For pregnant women, the current advice is to keep eating fish but to limit the intakes of orange roughy (Sea Perch), catfish shark, swordfish, marlin or broadbill to once a week or fortnight for the purposes of avoiding contaminants that may be damaging to the sensitive developing foetus. The net outcome of this communiqué may result in fewer women of childbearing age, those who are pregnant or those who wish to become pregnant from consuming fish or consuming inadequate amounts. It is highly important that this key group of consumers receive enough seafood to ensure that the developing foetus obtains adequate levels of DHA.
Therefore, this proposal targets a need in women of child bearing age, to determine if a diet high in DHA (providing an average of at least 200mg/d) obtained from Australian whole seafood (2-4 serves a week) can improve health-related outcomes (plasma phospholipid n-3 concentrations, inflammatory markers, insulin sensitivity, mood) when compared to a 6-week low DHA diet (30 mg/d) and will the diet be at an acceptable cost and without providing adverse levels of methyl mercury and PCBs.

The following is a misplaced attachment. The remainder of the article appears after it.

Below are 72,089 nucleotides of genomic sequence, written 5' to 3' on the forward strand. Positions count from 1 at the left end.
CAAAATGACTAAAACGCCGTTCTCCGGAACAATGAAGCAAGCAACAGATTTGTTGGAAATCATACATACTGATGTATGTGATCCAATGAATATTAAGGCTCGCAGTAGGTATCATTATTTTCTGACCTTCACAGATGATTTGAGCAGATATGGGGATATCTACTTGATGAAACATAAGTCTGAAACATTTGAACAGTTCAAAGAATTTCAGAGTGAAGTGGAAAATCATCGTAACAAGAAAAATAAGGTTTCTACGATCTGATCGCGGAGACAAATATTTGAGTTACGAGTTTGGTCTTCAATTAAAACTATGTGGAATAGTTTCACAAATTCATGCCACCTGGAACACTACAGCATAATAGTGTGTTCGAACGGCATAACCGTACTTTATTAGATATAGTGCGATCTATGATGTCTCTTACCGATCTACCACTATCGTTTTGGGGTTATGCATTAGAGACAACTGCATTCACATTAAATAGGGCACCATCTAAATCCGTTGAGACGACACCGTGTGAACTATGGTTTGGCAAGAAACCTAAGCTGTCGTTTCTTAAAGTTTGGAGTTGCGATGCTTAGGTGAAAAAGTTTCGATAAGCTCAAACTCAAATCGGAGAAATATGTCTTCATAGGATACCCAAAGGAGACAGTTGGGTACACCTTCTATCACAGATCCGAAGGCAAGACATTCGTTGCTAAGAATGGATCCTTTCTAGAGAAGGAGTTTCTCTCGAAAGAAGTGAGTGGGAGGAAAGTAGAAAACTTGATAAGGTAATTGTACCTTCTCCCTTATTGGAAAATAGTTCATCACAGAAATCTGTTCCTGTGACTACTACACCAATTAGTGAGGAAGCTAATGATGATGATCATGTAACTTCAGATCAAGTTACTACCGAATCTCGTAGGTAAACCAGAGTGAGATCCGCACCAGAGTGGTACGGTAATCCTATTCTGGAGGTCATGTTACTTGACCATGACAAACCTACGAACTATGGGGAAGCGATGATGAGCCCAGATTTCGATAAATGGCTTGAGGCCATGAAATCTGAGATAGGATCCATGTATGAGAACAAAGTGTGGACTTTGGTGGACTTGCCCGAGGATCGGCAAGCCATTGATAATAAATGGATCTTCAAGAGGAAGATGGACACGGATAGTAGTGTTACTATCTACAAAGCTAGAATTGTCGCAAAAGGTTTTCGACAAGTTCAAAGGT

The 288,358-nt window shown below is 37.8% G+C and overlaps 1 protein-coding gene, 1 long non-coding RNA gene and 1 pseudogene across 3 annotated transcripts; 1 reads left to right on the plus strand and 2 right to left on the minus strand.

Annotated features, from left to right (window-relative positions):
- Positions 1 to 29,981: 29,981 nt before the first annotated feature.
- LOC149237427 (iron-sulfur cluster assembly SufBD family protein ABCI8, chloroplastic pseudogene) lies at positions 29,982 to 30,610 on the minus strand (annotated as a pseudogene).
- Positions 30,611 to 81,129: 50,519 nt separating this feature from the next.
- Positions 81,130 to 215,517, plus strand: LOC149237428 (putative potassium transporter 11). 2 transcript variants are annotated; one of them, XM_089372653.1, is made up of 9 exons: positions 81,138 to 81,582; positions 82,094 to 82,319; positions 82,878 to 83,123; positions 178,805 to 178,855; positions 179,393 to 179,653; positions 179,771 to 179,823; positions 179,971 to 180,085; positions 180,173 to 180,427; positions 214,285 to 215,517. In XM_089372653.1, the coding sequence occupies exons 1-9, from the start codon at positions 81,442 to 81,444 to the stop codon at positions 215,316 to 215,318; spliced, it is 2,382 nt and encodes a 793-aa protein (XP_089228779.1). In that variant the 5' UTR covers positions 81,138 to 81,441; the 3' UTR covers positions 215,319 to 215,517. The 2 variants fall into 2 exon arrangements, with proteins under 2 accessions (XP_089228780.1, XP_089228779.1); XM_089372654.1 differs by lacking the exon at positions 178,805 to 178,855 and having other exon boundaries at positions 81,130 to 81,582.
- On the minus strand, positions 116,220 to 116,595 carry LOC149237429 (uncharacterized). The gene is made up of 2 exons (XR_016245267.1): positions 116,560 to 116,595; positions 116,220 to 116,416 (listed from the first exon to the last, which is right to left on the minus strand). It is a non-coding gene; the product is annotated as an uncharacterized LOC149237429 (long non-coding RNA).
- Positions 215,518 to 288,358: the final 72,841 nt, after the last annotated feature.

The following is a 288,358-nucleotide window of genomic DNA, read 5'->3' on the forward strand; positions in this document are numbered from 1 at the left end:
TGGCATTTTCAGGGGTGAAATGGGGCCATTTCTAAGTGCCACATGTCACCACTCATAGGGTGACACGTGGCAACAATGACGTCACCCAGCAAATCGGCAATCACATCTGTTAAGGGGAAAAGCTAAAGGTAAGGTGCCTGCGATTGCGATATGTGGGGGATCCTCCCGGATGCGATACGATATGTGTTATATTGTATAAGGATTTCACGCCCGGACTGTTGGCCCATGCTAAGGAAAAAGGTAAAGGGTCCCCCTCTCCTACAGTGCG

Consumers are advised to eat more fish for a range of health benefits, including for growth and development, protection against heart disease and lowering of plasma triglycerides. However, there are some caveats in these recommendations for some sub-groups of the population, such as those women who are pregnant or who wish to become pregnant. This in general relates to the level of methylmercury present in fish. In Australia, the current dietary advice from Food Standards Australia New Zealand (FSANZ) for pregnant women is that 2-3 serves of most fish can be safely eaten each week, but to limit the intakes of orange roughy (Sea Perch), catfish shark, swordfish, marlin or broadbill to once a week or fortnight for the purposes of avoiding contaminants that may be damaging to the sensitive developing foetus.